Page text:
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Anand Math is the anti-establishment film to watch and learn from

Starring Geeta Bali, Bharat Bhushan and Ajit, the film shows the struggle behind rebellion and poses some uncomfortable questions.

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The last two months have seen vast numbers of Indians coming together and fighting the establishment over certain laws. In a politically-charged climate like this, it is difficult not to look back into history for similar stories. One such story, is the 1952 movie Anand Math starring Prithviraj Kapoor, Geeta Bali, Bharat Bhushan and Ajit.

The story is based on the famous novel of the same name, by Bankim Chandra Chatterjee. It talks of the Sanyasi Rebellion of the 18th century, when sanyasis and fakirs in northeast India rose against the British Raj, which was plundering the region even as it suffered from acute famine and drought.

While the nature of the actual rebellion is disputed — some historians say it was an all-Hindu uprising, while some say it was simply an anti-imperialist movement, and still others dispute its authenticity — the film and the book show it as an all-Hindu, anti-imperialist, nationalist movement.

Chatterjee’s book and the film, directed by Hemen Gupta, tell the story of a once-rich landlord, Mahendra Singh, who is forced to leave his home and migrate with his wife and child in search of food and sustenance as hundreds die due to hunger, disease and in the hands of the British. While on the hunt for food, he and his wife run into trouble and are saved by an underground group of sanyasis, who call themselves santaan.

Led by Satyanand (Kapoor), the group fights the British with planned attacks and helps the poor in any way they can. They convince Singh to join their cause, but fighting for a larger cause is not that easy. Their well-intentioned plans are fraught with personal obstacles — forbidden love, guilt, and the constant conflict between choosing country over kin.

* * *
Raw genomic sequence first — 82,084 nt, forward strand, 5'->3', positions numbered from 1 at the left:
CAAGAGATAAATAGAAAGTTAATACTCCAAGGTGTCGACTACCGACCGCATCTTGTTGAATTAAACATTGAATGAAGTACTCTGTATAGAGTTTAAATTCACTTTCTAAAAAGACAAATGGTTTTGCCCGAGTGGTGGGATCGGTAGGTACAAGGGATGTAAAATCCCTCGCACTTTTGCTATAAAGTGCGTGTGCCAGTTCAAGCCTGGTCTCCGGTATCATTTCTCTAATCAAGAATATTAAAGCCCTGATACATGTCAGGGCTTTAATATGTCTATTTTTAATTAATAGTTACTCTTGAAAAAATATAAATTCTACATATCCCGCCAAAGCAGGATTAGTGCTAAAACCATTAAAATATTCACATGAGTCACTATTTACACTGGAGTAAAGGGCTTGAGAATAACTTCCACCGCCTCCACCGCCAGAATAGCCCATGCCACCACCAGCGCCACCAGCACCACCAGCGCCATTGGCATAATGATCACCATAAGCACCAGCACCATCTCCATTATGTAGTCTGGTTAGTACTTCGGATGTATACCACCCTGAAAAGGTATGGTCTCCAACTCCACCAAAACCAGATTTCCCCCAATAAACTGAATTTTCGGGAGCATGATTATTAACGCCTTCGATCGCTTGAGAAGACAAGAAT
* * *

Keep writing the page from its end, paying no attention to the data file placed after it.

Also read: Chashme Buddoor, aka Saeed Jaffrey, and the art of making a small role fill the screen

The film has nationalistic overtones and documents the struggle of fighting for a nation-wide cause in detail. The santaan is loyal first to the motherland (hence, they are its santaan or offspring) and only after that loyal to their brothers-in-arms. In fact, they even take a vow of celibacy, which is tested as the story unfolds and reveals the sacrifices the protagonists make. Geeta Bali, as Shanti, is the striking voice of contradiction — the one who asks, “Does country really have to come before kin? Isn’t your kin your country?”

Anand Math also gives us our national song, Vande Mataram. Written by Chatterjee in the book, the film uses it as a resounding anthem for the sanyasis’ movement and as a theme throughout the film. Sung by Lata Mangeshkar and Hemant Kumar, the song helped the film achieve cult status and fuelled a sense of nationalism in Indian audiences after its release.

Anand Math was Kumar’s Bollywood debut as well as that of actor Pradeep Kumar, who plays a minor role.

Also read: Shabana Azmi is what Sarat Chandra Chattopadhyay thought of when he wrote Swami


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